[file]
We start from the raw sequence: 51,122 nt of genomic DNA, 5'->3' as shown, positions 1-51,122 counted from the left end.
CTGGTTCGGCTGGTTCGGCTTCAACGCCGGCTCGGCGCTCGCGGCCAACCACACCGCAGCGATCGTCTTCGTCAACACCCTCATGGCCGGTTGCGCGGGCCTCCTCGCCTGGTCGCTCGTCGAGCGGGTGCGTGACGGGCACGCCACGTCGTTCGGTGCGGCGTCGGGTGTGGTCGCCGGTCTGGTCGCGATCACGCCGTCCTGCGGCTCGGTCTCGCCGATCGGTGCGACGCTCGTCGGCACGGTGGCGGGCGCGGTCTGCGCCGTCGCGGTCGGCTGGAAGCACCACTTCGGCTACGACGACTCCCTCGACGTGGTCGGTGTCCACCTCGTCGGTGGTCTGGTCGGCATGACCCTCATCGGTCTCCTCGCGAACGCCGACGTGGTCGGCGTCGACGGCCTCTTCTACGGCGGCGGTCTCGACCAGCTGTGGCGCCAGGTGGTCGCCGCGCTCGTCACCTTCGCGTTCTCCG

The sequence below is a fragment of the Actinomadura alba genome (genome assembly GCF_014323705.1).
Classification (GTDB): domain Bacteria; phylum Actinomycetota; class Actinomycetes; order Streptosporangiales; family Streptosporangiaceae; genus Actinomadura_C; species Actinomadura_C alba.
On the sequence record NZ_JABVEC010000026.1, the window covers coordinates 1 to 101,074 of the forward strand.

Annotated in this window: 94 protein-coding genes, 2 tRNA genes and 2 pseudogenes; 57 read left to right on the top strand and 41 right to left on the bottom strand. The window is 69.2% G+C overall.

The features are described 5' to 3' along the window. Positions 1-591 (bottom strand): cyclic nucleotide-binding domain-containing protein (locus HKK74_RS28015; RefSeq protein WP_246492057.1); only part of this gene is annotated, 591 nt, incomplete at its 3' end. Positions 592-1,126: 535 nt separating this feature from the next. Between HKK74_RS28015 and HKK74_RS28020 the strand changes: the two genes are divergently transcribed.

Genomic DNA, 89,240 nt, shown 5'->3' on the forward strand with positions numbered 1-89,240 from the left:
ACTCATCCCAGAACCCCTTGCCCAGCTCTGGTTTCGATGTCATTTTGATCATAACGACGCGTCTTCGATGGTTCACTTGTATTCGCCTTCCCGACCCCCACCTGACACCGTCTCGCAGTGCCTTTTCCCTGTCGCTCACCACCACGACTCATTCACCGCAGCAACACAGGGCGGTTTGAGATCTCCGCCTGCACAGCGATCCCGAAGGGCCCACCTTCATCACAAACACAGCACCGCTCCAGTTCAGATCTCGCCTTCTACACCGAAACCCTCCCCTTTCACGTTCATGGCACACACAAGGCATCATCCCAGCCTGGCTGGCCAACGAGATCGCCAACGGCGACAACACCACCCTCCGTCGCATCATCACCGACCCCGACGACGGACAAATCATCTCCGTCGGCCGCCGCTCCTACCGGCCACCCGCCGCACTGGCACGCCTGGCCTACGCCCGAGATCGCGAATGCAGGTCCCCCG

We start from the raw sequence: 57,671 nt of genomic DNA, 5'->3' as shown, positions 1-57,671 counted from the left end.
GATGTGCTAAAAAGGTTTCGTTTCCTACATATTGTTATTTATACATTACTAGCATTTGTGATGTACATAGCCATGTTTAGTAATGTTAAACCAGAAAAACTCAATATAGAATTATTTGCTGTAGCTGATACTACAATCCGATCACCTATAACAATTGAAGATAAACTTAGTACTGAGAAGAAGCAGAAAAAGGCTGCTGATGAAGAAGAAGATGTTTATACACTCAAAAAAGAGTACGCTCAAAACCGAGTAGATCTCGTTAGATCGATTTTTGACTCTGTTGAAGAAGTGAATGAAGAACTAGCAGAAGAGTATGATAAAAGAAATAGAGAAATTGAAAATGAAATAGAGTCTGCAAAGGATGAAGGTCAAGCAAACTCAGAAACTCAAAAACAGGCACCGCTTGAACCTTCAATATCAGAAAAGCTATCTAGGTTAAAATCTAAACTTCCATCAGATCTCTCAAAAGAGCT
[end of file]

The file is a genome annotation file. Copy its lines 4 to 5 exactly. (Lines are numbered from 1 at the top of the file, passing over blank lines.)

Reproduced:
Classification (GTDB): domain Bacteria; phylum Actinomycetota; class Actinomycetes; order Streptosporangiales; family Streptosporangiaceae; genus Actinomadura_C; species Actinomadura_C alba.
On the sequence record NZ_JABVEC010000026.1, the window covers coordinates 1 to 101,074 of the forward strand.